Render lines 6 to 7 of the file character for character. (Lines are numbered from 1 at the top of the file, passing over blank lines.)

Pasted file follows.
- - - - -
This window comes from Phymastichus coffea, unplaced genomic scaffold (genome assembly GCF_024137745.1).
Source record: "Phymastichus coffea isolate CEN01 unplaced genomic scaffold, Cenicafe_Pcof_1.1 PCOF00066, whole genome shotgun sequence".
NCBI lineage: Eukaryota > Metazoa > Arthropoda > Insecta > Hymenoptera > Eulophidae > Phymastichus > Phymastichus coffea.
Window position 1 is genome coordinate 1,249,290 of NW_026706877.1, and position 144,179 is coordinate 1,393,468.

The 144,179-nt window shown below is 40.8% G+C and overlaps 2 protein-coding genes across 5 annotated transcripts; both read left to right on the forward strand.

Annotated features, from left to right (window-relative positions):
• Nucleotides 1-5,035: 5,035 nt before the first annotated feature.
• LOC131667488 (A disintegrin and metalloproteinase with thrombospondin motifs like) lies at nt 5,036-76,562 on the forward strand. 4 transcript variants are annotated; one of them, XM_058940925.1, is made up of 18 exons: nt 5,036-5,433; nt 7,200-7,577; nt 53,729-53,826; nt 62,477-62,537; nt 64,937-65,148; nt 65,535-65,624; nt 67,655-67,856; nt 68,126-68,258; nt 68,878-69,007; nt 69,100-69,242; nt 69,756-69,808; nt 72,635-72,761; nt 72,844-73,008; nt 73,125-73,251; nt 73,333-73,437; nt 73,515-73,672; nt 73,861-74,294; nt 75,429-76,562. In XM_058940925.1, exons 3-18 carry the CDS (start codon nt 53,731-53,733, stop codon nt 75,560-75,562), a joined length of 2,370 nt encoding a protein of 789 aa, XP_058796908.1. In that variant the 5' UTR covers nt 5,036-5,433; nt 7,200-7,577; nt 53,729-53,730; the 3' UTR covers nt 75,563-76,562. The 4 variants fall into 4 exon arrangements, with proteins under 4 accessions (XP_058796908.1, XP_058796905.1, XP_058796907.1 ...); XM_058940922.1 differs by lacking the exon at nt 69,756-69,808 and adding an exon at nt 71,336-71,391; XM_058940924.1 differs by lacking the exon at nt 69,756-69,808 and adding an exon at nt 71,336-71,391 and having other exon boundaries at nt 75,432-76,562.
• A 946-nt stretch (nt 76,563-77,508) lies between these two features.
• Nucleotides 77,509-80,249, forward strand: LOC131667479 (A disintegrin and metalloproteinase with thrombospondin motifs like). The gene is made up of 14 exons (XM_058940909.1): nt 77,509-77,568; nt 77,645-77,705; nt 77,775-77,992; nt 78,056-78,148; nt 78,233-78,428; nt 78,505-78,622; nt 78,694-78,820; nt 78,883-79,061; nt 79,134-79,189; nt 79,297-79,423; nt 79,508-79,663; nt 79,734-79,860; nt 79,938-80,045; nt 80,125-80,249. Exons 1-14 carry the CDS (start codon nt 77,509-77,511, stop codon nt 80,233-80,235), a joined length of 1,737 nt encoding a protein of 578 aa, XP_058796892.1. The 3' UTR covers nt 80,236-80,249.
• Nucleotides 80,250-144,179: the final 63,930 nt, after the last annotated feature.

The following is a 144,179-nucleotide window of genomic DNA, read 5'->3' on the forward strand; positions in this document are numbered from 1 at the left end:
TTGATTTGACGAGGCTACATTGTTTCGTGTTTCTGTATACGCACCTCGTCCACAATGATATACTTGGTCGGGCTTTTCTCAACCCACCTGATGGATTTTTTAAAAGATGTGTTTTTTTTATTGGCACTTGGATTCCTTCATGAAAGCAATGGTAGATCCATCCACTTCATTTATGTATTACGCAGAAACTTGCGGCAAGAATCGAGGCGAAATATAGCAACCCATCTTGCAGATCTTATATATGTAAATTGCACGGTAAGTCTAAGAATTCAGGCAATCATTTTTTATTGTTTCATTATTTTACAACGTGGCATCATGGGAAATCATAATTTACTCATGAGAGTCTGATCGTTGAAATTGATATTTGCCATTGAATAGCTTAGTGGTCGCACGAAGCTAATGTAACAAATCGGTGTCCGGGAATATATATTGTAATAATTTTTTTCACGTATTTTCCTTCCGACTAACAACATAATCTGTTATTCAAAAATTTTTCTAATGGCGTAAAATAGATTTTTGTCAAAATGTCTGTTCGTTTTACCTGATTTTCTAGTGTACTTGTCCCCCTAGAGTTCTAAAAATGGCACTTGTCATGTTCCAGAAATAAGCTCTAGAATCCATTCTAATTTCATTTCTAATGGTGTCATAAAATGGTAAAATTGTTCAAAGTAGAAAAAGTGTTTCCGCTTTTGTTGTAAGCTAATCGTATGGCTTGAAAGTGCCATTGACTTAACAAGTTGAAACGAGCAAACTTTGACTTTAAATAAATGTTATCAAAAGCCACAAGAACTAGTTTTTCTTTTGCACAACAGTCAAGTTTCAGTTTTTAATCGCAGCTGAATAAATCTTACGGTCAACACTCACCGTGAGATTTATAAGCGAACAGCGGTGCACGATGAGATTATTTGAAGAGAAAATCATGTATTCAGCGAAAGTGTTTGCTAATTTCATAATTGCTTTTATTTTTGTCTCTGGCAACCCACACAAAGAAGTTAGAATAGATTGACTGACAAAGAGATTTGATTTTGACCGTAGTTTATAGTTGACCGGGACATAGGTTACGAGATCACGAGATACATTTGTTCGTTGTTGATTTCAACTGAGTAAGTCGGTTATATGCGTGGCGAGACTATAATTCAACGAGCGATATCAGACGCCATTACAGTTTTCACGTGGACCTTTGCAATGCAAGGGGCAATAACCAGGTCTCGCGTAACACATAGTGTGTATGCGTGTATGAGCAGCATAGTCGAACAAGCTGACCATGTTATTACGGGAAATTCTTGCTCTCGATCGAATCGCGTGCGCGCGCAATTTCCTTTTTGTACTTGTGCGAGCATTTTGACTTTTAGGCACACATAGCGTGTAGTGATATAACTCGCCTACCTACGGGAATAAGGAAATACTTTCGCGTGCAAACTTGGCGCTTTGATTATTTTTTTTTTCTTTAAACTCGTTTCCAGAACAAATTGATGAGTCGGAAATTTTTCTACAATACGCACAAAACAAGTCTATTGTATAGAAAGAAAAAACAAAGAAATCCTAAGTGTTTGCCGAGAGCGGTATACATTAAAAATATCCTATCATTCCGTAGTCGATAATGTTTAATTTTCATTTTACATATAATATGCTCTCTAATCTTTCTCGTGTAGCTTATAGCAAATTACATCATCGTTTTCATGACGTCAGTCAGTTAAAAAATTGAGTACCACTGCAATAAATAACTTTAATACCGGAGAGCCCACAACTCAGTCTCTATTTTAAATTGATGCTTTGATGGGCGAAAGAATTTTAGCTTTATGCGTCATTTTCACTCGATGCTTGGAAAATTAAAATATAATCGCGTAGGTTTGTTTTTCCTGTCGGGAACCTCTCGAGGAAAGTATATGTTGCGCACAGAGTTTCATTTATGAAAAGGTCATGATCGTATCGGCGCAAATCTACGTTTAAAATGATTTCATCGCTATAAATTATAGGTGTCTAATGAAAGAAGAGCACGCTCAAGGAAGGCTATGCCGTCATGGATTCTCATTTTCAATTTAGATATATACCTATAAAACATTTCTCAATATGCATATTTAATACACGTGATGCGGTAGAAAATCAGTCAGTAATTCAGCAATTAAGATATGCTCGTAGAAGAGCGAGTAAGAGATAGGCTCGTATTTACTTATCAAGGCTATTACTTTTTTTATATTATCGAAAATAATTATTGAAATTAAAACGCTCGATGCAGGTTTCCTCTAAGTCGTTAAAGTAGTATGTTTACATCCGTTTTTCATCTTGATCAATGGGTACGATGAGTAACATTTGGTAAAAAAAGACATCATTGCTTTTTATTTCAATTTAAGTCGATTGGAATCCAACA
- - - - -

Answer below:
Annotated features, from left to right (window-relative positions):
• Nucleotides 1-5,035: 5,035 nt before the first annotated feature.